In general operation of the embodiment of FIGS. 1 and 2, a portion of the light from source 18 is scattered by particles 62 according to Mie scattering theory, a portion is transmitted past the particles, and a portion is absorbed. PG,9 The scattered light--i.e., the portion not directly transmitted or absorbed--is directed through filters 74,80 onto detectors 76,82. Transmission wavelengths of filters 74,80 are selected in conjunction with particle size and index of refraction such that variation of the Mie scattering extinction coefficient results in preferential scattering as between the wavelengths of filters 74,80. Particle concentration is indicated at display 38 as a function of such scattering differential. It will be appreciated, of course, that means other than beamsplitter 70 and filters 74,80 may be provided for directing or deflecting light at selected wavelengths onto detectors 76,82. It will also be appreciated that the principles of the invention find general application for measuring concentration of particles on or in any suitable medium.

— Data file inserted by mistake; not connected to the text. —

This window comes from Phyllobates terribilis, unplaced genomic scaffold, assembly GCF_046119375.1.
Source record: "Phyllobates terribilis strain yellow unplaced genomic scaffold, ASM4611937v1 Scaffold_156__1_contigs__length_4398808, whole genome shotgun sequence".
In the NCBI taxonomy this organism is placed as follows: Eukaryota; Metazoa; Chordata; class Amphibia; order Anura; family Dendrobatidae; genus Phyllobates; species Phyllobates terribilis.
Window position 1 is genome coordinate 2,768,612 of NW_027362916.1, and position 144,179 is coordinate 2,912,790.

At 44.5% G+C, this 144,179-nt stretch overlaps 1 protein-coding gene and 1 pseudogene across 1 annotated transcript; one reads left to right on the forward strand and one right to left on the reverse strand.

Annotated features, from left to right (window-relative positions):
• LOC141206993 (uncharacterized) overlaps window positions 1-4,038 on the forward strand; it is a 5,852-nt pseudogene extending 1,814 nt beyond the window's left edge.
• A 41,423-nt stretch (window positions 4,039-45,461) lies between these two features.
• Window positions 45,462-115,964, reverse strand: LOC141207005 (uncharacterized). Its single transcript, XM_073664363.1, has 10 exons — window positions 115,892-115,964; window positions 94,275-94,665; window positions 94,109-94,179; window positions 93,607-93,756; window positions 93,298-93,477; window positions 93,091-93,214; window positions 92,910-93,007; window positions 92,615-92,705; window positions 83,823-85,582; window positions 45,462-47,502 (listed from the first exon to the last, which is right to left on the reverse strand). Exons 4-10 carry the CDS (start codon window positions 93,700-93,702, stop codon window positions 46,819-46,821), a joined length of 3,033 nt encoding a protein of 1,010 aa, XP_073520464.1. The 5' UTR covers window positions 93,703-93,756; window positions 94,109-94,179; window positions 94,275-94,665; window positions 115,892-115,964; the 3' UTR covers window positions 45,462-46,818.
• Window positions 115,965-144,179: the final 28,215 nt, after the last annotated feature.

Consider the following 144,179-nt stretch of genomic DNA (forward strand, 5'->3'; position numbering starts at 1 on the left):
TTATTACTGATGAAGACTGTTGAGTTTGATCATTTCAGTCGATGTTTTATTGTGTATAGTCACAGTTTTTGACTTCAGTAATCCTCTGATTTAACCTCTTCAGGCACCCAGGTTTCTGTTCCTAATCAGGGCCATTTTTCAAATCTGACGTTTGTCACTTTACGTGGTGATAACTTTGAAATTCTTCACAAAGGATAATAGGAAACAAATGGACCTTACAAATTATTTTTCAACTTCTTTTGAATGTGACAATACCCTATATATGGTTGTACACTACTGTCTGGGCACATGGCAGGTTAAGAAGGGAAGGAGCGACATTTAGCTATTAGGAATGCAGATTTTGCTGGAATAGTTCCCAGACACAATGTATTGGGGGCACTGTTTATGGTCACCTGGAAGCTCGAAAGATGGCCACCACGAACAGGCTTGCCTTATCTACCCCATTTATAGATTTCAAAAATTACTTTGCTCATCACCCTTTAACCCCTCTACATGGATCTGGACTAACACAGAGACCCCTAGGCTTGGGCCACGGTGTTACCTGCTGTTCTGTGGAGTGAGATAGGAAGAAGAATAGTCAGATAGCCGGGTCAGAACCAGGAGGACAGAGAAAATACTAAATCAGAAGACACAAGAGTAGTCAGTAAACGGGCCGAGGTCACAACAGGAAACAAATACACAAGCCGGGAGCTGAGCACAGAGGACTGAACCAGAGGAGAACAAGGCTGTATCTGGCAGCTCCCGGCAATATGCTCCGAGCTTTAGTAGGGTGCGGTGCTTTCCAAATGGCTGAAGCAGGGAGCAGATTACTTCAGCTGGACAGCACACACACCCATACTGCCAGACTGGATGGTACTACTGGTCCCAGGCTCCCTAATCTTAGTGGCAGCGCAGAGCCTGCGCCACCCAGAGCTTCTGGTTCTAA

FIG. 4 is a graphic illustration of Mie scattering extinction coefficient Q versus the variable x for several differing refractive indices m, with the variable x for spherical particles being equal to pi times the ratio of particle diameter d to wavelength lambda. FIG. 5 is an expanded illustration of the extinction curve for an index of refraction m equal to 1.55, the approximate index of latex particles. In general, Mie scattering describes the scattering of light by particles for which x≦25. For x≧25, the laws of classical geometric optics apply. FIG. 5 also illustrates the range of scattering for visible light (about 400 to 700 nm) at each of several particle diameters d equal to 300 nm, 500 nm, 700 nm and 1000 nm (1 μm). Thus, for a 300 nm diameter particle, blue light (400 nm) is preferentially scattered, while for a 700 nm particle, red light (700 nm) is scattered more strongly.